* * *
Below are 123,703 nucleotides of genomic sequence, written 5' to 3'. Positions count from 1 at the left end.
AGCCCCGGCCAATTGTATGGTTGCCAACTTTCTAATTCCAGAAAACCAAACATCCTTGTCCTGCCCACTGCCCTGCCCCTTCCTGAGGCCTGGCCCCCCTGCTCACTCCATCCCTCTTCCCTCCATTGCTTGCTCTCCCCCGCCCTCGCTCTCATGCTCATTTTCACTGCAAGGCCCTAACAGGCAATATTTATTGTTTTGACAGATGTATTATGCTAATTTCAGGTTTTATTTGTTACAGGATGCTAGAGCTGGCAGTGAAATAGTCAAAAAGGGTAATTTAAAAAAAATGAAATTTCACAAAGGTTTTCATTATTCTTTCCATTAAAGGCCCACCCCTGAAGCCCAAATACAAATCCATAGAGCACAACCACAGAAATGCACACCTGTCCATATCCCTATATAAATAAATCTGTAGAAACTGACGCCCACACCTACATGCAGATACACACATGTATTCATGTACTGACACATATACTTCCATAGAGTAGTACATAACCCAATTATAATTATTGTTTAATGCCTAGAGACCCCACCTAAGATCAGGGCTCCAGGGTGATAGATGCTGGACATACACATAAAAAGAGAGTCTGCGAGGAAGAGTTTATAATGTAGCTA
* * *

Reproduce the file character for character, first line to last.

Below are 123,703 nucleotides of genomic sequence, written 5' to 3'. Positions count from 1 at the left end.
AGCCCCGGCCAATTGTATGGTTGCCAACTTTCTAATTCCAGAAAACCAAACATCCTTGTCCTGCCCACTGCCCTGCCCCTTCCTGAGGCCTGGCCCCCCTGCTCACTCCATCCCTCTTCCCTCCATTGCTTGCTCTCCCCCGCCCTCGCTCTCATGCTCATTTTCACTGCAAGGCCCTAACAGGCAATATTTATTGTTTTGACAGATGTATTATGCTAATTTCAGGTTTTATTTGTTACAGGATGCTAGAGCTGGCAGTGAAATAGTCAAAAAGGGTAATTTAAAAAAAATGAAATTTCACAAAGGTTTTCATTATTCTTTCCATTAAAGGCCCACCCCTGAAGCCCAAATACAAATCCATAGAGCACAACCACAGAAATGCACACCTGTCCATATCCCTATATAAATAAATCTGTAGAAACTGACGCCCACACCTACATGCAGATACACACATGTATTCATGTACTGACACATATACTTCCATAGAGTAGTACATAACCCAATTATAATTATTGTTTAATGCCTAGAGACCCCACCTAAGATCAGGGCTCCAGGGTGATAGATGCTGGACATACACATAAAAAGAGAGTCTGCGAGGAAGAGTTTATAATGTAGCTA